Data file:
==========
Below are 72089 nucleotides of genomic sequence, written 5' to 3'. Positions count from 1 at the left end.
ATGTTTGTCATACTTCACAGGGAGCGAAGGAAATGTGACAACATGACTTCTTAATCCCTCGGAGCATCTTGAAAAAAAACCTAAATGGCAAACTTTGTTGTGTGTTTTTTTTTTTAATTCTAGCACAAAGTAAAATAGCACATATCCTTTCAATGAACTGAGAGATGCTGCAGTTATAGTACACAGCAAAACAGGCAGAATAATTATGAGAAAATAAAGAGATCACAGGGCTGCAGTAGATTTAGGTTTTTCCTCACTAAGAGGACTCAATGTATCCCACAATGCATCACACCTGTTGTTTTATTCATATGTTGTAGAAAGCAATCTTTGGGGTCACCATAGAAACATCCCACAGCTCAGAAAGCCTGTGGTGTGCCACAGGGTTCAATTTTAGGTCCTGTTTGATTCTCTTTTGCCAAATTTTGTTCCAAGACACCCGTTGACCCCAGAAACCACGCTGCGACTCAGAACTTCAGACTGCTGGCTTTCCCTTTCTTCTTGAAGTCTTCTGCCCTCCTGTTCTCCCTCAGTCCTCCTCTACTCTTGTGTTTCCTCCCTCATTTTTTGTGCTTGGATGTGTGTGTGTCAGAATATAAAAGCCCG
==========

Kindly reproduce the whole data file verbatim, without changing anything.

Below are 72089 nucleotides of genomic sequence, written 5' to 3'. Positions count from 1 at the left end.
ATGTTTGTCATACTTCACAGGGAGCGAAGGAAATGTGACAACATGACTTCTTAATCCCTCGGAGCATCTTGAAAAAAAACCTAAATGGCAAACTTTGTTGTGTGTTTTTTTTTTTAATTCTAGCACAAAGTAAAATAGCACATATCCTTTCAATGAACTGAGAGATGCTGCAGTTATAGTACACAGCAAAACAGGCAGAATAATTATGAGAAAATAAAGAGATCACAGGGCTGCAGTAGATTTAGGTTTTTCCTCACTAAGAGGACTCAATGTATCCCACAATGCATCACACCTGTTGTTTTATTCATATGTTGTAGAAAGCAATCTTTGGGGTCACCATAGAAACATCCCACAGCTCAGAAAGCCTGTGGTGTGCCACAGGGTTCAATTTTAGGTCCTGTTTGATTCTCTTTTGCCAAATTTTGTTCCAAGACACCCGTTGACCCCAGAAACCACGCTGCGACTCAGAACTTCAGACTGCTGGCTTTCCCTTTCTTCTTGAAGTCTTCTGCCCTCCTGTTCTCCCTCAGTCCTCCTCTACTCTTGTGTTTCCTCCCTCATTTTTTGTGCTTGGATGTGTGTGTGTCAGAATATAAAAGCCCG